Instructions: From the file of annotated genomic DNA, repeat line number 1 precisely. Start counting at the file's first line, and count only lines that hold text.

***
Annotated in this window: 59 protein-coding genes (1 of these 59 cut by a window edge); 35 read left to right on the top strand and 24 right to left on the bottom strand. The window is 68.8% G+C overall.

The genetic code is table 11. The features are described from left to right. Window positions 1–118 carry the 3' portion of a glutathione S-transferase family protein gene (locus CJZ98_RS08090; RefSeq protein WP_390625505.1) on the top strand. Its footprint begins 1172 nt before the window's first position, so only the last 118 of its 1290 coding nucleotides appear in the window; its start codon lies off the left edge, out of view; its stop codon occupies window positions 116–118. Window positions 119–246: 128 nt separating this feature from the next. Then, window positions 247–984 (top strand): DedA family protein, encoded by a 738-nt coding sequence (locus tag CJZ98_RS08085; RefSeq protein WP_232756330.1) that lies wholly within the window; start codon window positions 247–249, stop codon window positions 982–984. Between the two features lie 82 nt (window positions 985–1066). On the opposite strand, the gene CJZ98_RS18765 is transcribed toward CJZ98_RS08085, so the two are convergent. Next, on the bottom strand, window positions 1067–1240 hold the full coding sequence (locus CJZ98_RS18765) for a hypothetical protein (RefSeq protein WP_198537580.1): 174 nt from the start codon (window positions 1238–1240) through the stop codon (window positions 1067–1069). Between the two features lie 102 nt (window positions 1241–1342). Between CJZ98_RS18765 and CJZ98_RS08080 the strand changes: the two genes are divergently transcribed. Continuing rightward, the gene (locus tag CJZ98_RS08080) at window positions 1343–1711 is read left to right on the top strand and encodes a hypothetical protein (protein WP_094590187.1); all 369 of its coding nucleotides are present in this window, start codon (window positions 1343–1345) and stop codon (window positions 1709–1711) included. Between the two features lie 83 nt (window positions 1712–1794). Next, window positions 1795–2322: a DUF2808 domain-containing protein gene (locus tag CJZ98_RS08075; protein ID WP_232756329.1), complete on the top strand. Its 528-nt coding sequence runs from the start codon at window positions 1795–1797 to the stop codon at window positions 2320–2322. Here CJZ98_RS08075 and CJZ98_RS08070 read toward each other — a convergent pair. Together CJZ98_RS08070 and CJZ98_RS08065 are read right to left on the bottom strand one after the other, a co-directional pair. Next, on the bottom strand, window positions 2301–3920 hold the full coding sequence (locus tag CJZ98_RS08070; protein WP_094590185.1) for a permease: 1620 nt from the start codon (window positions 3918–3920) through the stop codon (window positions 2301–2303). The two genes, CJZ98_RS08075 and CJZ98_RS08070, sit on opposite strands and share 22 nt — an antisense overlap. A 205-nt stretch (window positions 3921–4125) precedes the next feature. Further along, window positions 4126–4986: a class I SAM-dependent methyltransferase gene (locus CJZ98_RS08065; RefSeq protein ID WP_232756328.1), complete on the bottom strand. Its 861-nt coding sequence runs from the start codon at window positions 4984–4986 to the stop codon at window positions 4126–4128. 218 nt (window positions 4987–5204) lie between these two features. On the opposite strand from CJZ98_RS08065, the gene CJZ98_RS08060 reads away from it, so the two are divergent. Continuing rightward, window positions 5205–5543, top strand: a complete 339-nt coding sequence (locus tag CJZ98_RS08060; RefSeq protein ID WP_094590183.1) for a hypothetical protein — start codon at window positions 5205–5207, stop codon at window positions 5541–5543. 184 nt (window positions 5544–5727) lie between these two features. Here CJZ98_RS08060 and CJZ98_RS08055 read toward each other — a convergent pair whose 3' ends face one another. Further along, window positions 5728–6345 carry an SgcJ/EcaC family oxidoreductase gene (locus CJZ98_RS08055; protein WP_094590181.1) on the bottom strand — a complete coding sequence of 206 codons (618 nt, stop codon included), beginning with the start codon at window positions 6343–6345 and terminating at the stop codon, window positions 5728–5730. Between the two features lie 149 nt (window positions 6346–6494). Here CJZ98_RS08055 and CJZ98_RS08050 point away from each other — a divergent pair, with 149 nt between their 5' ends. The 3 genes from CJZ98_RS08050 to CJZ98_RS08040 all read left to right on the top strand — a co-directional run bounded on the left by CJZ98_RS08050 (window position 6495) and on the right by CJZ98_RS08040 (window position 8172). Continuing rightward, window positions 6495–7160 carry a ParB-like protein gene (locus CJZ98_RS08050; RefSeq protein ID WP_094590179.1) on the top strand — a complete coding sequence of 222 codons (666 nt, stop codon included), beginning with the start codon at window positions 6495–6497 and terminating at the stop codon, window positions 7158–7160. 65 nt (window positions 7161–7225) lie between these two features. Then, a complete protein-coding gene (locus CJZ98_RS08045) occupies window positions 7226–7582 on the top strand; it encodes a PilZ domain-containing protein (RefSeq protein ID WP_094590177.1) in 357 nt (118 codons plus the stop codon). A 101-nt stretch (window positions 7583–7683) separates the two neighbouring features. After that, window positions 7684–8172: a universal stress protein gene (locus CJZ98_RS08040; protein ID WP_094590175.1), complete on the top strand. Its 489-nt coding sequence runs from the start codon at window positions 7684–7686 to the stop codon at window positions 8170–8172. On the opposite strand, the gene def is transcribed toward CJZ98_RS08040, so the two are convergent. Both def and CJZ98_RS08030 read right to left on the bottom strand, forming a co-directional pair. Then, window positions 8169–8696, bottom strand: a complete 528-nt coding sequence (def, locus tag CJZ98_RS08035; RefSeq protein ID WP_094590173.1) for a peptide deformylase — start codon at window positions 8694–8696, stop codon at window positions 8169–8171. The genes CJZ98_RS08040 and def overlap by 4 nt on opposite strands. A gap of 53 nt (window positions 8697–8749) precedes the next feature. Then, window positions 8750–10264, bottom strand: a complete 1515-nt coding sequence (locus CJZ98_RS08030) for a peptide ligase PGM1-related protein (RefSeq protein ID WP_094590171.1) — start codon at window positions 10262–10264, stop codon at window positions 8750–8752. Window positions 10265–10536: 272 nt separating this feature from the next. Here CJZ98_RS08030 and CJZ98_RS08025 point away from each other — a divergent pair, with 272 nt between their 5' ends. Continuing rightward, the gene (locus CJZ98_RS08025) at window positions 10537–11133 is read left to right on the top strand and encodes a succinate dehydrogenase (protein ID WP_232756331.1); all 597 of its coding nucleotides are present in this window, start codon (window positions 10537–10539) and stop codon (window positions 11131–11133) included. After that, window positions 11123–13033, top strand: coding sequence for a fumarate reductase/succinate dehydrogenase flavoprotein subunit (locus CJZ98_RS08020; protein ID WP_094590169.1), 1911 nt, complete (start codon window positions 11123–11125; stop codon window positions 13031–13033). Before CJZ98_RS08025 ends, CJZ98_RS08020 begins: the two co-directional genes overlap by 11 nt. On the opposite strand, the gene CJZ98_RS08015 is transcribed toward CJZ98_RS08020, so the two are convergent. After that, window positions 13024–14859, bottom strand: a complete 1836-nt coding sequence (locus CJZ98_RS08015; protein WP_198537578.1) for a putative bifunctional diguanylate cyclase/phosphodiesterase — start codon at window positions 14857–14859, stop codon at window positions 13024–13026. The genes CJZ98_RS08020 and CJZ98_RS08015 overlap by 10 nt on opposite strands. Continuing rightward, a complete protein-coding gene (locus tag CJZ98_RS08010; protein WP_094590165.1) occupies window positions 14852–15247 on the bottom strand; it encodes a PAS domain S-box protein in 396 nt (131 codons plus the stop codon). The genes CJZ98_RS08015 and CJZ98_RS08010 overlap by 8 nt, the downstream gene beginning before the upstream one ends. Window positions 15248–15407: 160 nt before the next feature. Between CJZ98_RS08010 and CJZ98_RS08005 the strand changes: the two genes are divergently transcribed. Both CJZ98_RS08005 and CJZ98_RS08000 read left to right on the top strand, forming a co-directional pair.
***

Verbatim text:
Annotated in this window: 59 protein-coding genes (1 of these 59 cut by a window edge); 35 read left to right on the top strand and 24 right to left on the bottom strand. The window is 68.8% G+C overall.